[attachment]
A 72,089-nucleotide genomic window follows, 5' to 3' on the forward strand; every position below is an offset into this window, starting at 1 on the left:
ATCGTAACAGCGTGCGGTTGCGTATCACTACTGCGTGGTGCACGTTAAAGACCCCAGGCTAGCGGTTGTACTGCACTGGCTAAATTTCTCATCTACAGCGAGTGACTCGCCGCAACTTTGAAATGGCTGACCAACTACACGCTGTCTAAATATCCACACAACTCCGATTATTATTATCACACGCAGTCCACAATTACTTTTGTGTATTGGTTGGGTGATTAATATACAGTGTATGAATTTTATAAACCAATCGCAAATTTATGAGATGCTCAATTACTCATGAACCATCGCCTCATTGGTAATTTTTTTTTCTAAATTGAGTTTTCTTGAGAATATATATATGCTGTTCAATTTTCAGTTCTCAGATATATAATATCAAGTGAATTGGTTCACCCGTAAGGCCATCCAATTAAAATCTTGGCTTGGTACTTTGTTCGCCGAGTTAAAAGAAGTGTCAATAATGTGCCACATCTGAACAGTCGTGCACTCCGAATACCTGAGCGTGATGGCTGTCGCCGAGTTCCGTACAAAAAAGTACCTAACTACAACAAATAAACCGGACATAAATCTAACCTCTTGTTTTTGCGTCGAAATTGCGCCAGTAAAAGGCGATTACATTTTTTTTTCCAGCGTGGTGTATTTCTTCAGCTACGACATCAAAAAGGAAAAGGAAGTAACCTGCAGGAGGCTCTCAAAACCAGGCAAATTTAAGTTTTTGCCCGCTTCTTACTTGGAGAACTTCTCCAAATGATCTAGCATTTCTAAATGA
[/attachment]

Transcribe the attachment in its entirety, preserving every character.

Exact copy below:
A 72,089-nucleotide genomic window follows, 5' to 3' on the forward strand; every position below is an offset into this window, starting at 1 on the left:
ATCGTAACAGCGTGCGGTTGCGTATCACTACTGCGTGGTGCACGTTAAAGACCCCAGGCTAGCGGTTGTACTGCACTGGCTAAATTTCTCATCTACAGCGAGTGACTCGCCGCAACTTTGAAATGGCTGACCAACTACACGCTGTCTAAATATCCACACAACTCCGATTATTATTATCACACGCAGTCCACAATTACTTTTGTGTATTGGTTGGGTGATTAATATACAGTGTATGAATTTTATAAACCAATCGCAAATTTATGAGATGCTCAATTACTCATGAACCATCGCCTCATTGGTAATTTTTTTTTCTAAATTGAGTTTTCTTGAGAATATATATATGCTGTTCAATTTTCAGTTCTCAGATATATAATATCAAGTGAATTGGTTCACCCGTAAGGCCATCCAATTAAAATCTTGGCTTGGTACTTTGTTCGCCGAGTTAAAAGAAGTGTCAATAATGTGCCACATCTGAACAGTCGTGCACTCCGAATACCTGAGCGTGATGGCTGTCGCCGAGTTCCGTACAAAAAAGTACCTAACTACAACAAATAAACCGGACATAAATCTAACCTCTTGTTTTTGCGTCGAAATTGCGCCAGTAAAAGGCGATTACATTTTTTTTTCCAGCGTGGTGTATTTCTTCAGCTACGACATCAAAAAGGAAAAGGAAGTAACCTGCAGGAGGCTCTCAAAACCAGGCAAATTTAAGTTTTTGCCCGCTTCTTACTTGGAGAACTTCTCCAAATGATCTAGCATTTCTAAATGA